Burnout, Sanity, and Too Much Thinking


September 15, 2013 by lucieromarin

Many, many people are on the lookout for something. Whether the issue is women, the environment, unborn children, free speech, the proletariat, the Sacred Liturgy, the rise of the Left or the rise of the Right, the world is full of groups of people talking earnestly amongst themselves about their issue of choice and looking out together for crimes against it.

Well, the first thing I have to say is that if you find worrying about the world’s diminishing bee population exhausting, or you find being on the lookout for Patriarchy pretty time-consuming, or you’re overwhelmed by all the liturgical abuse everywhere, then spare a thought for those religious persons who –  as a reward for being more broadly interested in the world than they’re given credit for – think not only about liturgical abuse, unborn children, religious freedom, and the simultaneous rise (rises?) of secular humanism, Islam and the occult, but also about the diminishing bee population, farming, pollution, illiteracy, sweat-shop labour, and child-trafficking!

So, if you’re burnt out, and you’ve chosen to take time off for recuperation, you might have noticed something…which is that you can’t switch off your mind, and your mind is in the habit of taking note of every problem in the world, partly with a view to asking, “What am I doing to stop this?” This is particularly true of cholerics, as they have a habit of making connections and needing to take action; they can see the link between bad liturgy, sweat shop labour, and bees, and their whole beings urge them to act upon what they see.

You don’t want to become complacent; you don’t want to stop caring, or, worse, become the sort of person who contributes to said problems through not caring. At the same time, you really, really need a break. What can you do?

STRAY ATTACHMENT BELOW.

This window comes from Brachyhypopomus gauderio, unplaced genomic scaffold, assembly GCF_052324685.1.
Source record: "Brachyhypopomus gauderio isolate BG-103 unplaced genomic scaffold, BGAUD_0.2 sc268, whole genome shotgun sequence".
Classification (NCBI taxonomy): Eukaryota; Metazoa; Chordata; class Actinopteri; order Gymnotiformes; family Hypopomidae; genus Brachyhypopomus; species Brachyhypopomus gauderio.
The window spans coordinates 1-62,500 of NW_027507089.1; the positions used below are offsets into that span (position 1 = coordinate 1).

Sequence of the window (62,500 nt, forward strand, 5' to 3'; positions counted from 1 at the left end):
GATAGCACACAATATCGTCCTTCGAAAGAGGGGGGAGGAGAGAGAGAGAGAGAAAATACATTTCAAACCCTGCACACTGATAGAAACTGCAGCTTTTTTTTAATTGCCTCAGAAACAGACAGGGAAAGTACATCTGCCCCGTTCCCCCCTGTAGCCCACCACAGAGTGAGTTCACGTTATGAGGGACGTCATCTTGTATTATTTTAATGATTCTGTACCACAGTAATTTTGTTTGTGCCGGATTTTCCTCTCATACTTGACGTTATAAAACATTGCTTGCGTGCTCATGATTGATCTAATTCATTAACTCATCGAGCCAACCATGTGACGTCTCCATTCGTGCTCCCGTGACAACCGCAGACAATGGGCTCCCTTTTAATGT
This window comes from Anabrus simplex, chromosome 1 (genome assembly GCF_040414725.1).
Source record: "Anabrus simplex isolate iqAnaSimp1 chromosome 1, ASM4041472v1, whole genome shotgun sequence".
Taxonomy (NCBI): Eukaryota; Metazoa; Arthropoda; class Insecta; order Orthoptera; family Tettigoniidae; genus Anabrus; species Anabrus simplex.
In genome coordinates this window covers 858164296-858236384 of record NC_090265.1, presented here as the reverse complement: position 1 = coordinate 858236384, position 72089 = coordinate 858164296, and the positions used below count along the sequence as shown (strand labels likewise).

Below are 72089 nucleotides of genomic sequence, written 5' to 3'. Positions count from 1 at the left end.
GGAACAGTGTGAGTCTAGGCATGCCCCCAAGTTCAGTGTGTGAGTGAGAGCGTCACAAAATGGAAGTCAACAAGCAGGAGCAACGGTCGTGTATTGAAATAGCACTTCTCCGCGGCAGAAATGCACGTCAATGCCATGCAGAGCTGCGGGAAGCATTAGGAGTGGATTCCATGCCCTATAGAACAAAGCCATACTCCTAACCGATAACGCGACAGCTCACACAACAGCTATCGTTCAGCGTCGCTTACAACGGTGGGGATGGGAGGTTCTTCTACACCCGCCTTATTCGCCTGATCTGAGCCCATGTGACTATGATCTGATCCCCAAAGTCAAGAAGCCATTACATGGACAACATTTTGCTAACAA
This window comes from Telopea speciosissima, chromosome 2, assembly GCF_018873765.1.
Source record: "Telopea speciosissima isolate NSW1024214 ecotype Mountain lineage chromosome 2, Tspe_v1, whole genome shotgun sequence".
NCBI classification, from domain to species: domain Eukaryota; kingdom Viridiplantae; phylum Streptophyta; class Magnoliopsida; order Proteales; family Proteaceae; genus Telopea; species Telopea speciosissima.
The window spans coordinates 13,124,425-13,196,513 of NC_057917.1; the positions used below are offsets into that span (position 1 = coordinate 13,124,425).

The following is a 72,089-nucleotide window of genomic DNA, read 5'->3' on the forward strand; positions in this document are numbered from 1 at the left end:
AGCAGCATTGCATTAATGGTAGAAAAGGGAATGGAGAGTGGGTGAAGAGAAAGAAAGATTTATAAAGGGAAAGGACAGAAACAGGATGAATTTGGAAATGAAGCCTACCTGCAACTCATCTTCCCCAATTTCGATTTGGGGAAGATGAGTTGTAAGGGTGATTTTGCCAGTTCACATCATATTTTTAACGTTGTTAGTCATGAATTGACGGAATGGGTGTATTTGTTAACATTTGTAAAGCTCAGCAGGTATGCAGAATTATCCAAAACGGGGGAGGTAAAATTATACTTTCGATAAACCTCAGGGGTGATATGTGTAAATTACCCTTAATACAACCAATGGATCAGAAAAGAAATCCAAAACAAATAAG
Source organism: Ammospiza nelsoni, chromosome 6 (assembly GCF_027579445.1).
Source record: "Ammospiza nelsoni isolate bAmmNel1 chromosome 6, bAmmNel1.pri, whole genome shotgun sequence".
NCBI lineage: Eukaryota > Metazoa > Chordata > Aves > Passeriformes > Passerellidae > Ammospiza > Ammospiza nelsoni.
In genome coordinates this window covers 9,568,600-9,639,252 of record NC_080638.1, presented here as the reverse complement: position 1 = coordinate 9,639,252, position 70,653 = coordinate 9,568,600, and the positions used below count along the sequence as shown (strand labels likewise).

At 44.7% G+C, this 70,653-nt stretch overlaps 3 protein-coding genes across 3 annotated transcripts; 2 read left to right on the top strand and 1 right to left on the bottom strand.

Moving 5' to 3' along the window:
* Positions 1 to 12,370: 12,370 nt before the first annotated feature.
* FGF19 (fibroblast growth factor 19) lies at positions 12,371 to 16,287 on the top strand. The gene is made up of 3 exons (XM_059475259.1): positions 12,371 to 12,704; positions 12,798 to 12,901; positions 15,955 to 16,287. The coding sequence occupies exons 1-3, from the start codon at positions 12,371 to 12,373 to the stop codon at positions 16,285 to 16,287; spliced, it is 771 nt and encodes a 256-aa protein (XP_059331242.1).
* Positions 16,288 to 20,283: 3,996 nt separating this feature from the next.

The first thing is to know if you’re a choleric. The impulses of nature are not necessarily commands from God, the Church, duty, or anything else. This recovery period is your chance to train your temperament to work for you instead of killing you with its urgency. You’re learning the difference between your yellow bile and God!

It’s also important to realise that your holiday or recovery time, far from being an abdication of duty, is actually a chance to perform the most important duty, which is to show that you believe that God really is in charge of everything, which means He’s perfectly capable of keeping things going while you sort out your life.

Don’t forget that doing the right thing releases more grace into the world than does doing that-which-is-usually-assumed-to-be-the-right-thing, if that makes sense. I mean that if you need to rest, then you resting is better for the world than not-resting out of habit, fear, guilt, or – admit it – pride.

Bear in mind that the sense of eternal accountability for action-not-taken, while being valid to a point, doesn’t actually mandate prolonged, intense emotions, circular conversations, or single-issue activity. Burnout is not the sign that you’re less generous than other people; it’s the sign that you’re going about commitment the wrong way.

Practically speaking, the best thing for your mind is to avoid conversations about Issues for a while. That means not only small groups of people who are going to discuss the same thing over and over; it means also changing what you read; reduce the amount of issue-themed reading, and on no account get involved in combox flame-wars!

This sounds weird, but it also helps to a) get outdoors a bit and b) go to places you don’t usually go, even if it’s just a different cafe or grocery store. This is recreation for your mind; the stimulus of new sights and sounds can stir up fresh ideas that are wholly your own, and the pleasure of it helps you to worry less about the bees.

I can promise that all of this doesn’t mean you become a non-caring person. It’s more likely to mean that you find yourself, at the end of your recovery, with a truer sense of the issues that are most important to you. Your commitment to them will be different, too, because your relationship with God will be better. Everyone wins!


One thought on “Burnout, Sanity, and Too Much Thinking

  1. M says:

    couldn’t agree more!!!!

Leave a Reply

Fill in your details below or click an icon to log in:

WordPress.com Logo

You are commenting using your WordPress.com account. Log Out /  Change )

Twitter picture

You are commenting using your Twitter account. Log Out /  Change )

Facebook photo

You are commenting using your Facebook account. Log Out /  Change )

Connecting to %s

%d bloggers like this: